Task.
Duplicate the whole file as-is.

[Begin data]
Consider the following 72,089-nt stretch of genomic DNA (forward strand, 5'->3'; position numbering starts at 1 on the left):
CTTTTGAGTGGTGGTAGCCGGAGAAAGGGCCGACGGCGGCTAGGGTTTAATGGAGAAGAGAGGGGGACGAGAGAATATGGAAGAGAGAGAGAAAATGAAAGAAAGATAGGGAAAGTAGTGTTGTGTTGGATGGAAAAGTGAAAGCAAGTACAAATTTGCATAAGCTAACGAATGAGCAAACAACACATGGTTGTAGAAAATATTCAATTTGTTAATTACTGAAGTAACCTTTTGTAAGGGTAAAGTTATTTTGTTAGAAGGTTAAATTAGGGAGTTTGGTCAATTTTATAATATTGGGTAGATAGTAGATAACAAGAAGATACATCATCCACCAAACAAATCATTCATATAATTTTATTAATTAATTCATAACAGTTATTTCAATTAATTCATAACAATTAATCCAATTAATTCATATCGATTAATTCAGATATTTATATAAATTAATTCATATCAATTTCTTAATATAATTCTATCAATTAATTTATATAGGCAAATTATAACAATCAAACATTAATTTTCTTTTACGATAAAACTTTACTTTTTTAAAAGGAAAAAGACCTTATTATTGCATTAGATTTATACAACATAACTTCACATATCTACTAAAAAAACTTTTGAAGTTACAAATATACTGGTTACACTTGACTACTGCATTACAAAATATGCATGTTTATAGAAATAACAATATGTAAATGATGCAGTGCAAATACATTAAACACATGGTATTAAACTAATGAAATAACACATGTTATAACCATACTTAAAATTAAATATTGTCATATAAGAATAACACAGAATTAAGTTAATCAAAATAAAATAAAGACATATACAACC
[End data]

Consider the following 72,089-nt stretch of genomic DNA (forward strand, 5'->3'; position numbering starts at 1 on the left):
CTTTTGAGTGGTGGTAGCCGGAGAAAGGGCCGACGGCGGCTAGGGTTTAATGGAGAAGAGAGGGGGACGAGAGAATATGGAAGAGAGAGAGAAAATGAAAGAAAGATAGGGAAAGTAGTGTTGTGTTGGATGGAAAAGTGAAAGCAAGTACAAATTTGCATAAGCTAACGAATGAGCAAACAACACATGGTTGTAGAAAATATTCAATTTGTTAATTACTGAAGTAACCTTTTGTAAGGGTAAAGTTATTTTGTTAGAAGGTTAAATTAGGGAGTTTGGTCAATTTTATAATATTGGGTAGATAGTAGATAACAAGAAGATACATCATCCACCAAACAAATCATTCATATAATTTTATTAATTAATTCATAACAGTTATTTCAATTAATTCATAACAATTAATCCAATTAATTCATATCGATTAATTCAGATATTTATATAAATTAATTCATATCAATTTCTTAATATAATTCTATCAATTAATTTATATAGGCAAATTATAACAATCAAACATTAATTTTCTTTTACGATAAAACTTTACTTTTTTAAAAGGAAAAAGACCTTATTATTGCATTAGATTTATACAACATAACTTCACATATCTACTAAAAAAACTTTTGAAGTTACAAATATACTGGTTACACTTGACTACTGCATTACAAAATATGCATGTTTATAGAAATAACAATATGTAAATGATGCAGTGCAAATACATTAAACACATGGTATTAAACTAATGAAATAACACATGTTATAACCATACTTAAAATTAAATATTGTCATATAAGAATAACACAGAATTAAGTTAATCAAAATAAAATAAAGACATATACAACC